There was no sugar coating the true journey of an entrepreneur. The very nature of starting something brand new with no foundations and a small to non existent team means it will take time, be costly and offer up many challenges. Having this awareness may help better manage our expectations.
The journey is the reward
We were reminded to appreciate the actual journey, and not just focus on the end goal, which changes and morphs over time and is subjective. All of the steps, whether positive or challenging, are part of a unique experience that can be celebrated and appreciated.
Taking risks is key
This was a common theme for the day, with many speakers encouraging us to take risks as a means of testing things out and breaking through barriers, and that it’s the only way to achieve anything of value.
It’s important to find a motivating reason, not a solution
When it comes to long-term survival as an entrepreneur, the advice was to make sure you have a motivating reason or passion for doing what you are, as a mere solution to a problem, no matter how great, often isn’t enough to maintain the commitment needed in the long run.
We have an opportunity to create things that will matter
New Zealand and countries around the world have many pressing social, environmental and life impacting issues that can be alleviated by innovations that we as the next generation of entrepreneurs can create. We were encouraged to consider where we might play a part in changing lives for the better.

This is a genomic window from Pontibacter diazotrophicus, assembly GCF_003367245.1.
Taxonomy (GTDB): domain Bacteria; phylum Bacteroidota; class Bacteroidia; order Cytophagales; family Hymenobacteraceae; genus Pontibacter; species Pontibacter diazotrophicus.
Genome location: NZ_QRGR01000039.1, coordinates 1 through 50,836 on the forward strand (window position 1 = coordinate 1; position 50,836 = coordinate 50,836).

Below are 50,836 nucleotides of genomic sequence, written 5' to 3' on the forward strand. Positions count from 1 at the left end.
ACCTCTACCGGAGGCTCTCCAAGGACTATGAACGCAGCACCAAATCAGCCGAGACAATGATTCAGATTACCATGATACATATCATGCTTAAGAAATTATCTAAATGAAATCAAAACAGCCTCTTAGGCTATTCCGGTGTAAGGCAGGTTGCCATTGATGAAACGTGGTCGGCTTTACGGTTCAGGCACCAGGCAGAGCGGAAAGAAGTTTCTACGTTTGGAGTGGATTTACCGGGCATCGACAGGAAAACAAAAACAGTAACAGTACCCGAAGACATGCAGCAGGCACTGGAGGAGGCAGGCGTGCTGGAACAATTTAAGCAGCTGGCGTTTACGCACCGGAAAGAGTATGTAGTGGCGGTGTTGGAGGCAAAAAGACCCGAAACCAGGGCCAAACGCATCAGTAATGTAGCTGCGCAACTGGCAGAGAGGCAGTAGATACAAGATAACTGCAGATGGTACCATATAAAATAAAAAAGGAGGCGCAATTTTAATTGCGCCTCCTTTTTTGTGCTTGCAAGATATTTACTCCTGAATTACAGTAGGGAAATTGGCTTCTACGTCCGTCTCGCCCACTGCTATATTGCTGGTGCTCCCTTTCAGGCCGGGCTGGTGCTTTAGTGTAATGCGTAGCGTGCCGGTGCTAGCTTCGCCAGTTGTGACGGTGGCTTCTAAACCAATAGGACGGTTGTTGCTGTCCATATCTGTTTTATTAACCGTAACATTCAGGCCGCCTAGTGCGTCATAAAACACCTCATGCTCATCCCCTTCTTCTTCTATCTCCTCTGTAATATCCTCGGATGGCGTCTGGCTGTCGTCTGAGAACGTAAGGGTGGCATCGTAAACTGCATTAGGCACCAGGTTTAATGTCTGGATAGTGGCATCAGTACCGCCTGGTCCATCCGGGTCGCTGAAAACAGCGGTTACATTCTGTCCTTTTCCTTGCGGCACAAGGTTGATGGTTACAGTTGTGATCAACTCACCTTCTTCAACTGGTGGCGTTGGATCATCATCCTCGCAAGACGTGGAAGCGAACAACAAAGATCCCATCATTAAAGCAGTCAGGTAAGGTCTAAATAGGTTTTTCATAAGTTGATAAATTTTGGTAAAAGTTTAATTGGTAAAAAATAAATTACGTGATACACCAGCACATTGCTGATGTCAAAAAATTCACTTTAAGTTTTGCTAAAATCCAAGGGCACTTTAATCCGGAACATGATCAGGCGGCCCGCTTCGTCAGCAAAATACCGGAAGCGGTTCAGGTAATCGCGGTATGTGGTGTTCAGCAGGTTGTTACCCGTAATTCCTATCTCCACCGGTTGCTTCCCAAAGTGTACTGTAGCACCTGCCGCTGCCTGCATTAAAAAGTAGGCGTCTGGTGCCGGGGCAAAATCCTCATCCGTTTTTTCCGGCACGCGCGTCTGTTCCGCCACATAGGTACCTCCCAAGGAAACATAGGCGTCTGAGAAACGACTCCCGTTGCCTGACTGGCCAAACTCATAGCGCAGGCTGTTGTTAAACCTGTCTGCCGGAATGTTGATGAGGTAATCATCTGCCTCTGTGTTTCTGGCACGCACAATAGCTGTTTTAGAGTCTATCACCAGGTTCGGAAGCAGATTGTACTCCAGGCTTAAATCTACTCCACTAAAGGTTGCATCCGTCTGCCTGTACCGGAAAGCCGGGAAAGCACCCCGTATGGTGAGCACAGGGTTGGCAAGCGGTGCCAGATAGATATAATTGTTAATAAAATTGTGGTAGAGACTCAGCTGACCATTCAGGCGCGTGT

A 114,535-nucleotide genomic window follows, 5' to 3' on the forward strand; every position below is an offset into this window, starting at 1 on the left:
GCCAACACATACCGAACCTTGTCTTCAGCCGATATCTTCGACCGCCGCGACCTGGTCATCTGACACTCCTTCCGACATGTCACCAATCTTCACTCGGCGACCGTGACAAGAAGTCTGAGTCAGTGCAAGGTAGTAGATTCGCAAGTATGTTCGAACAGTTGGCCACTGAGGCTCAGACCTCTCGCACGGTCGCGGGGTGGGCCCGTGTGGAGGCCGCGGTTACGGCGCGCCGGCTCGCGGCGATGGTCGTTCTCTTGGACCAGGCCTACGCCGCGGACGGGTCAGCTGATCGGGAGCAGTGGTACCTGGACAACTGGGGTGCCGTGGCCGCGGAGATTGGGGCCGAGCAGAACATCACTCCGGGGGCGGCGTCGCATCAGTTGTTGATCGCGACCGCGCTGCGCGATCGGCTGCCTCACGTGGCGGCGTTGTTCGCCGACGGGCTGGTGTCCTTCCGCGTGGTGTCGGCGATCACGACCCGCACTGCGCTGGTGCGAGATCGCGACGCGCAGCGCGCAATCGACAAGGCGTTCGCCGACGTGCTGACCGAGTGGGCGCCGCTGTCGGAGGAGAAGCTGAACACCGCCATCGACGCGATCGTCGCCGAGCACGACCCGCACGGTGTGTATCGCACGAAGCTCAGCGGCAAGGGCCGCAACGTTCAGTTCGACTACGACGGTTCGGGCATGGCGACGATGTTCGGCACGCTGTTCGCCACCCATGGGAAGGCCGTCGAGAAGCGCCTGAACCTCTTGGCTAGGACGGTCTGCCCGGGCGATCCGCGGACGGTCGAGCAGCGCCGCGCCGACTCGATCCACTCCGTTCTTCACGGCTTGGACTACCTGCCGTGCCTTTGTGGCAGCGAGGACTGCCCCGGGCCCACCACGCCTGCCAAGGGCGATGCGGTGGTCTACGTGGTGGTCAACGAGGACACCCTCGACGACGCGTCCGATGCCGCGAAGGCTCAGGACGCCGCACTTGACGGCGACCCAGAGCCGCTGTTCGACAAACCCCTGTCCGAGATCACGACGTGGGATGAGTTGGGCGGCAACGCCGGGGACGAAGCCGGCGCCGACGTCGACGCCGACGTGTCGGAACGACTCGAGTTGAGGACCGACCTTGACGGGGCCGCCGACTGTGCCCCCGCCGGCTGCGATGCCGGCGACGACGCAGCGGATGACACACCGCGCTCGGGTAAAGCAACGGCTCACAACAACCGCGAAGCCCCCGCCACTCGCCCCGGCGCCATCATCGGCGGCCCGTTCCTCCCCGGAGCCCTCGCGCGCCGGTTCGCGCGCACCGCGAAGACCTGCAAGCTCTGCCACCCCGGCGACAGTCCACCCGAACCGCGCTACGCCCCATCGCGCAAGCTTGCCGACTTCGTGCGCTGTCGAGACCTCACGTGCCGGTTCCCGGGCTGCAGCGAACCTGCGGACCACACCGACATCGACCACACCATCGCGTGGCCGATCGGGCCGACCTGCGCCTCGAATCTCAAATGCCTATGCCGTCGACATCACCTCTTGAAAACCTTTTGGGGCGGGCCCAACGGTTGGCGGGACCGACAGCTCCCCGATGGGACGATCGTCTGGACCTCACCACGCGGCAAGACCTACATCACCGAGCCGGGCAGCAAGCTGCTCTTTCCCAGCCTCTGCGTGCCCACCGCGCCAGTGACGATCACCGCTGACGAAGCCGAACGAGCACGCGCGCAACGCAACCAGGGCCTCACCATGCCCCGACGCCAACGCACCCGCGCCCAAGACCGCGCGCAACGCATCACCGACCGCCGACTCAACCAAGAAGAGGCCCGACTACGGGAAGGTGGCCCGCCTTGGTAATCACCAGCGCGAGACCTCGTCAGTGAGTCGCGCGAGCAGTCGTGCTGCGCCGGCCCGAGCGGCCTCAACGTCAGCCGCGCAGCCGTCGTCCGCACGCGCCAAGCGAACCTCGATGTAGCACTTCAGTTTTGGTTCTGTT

Tap into the help and support available
For many reasons there are a lot of external supporters who focus on the space because they want us to do well. Governments see the long term benefits to people and economies, investors see opportunities for further wealth and development, and organisations see the potential for social and environmental improvements. As such there are countless incubators, accelerators, angel investors, grants, advisory groups, collaboration opportunities and more, to help keep a strong idea moving.
You don’t have to start with much
Creating a simple prototype that can begin to be tested is all that’s needed to get going, and is actually better than investing too much time and money into a perfected product or service that hasn’t yet been validated.
Age is irrelevant
There is no right or wrong age to be an entrepreneur, and there are pros and cons to all age groups. A number of the speakers proved this point with impressive stories of their achievements despite their age. Other factors such as passion, resilience, persistence, and risk-taking abilities are far more important.
Events like The Leap go a long way to making the journey a lot less lonely and a lot more achievable.
I was left with a sense that this was just the beginning of more great things to come for the burgeoning NZ entrepreneur space. On the back of the success of this inaugural event, the new online entrepreneurial networking platform powermoves.co.nz was launched. Anyone can join to find out about events, networks and opportunities, including the next The Leap event. The more we come together the more we’ll achieve for ourselves, our country and the world. Bring it!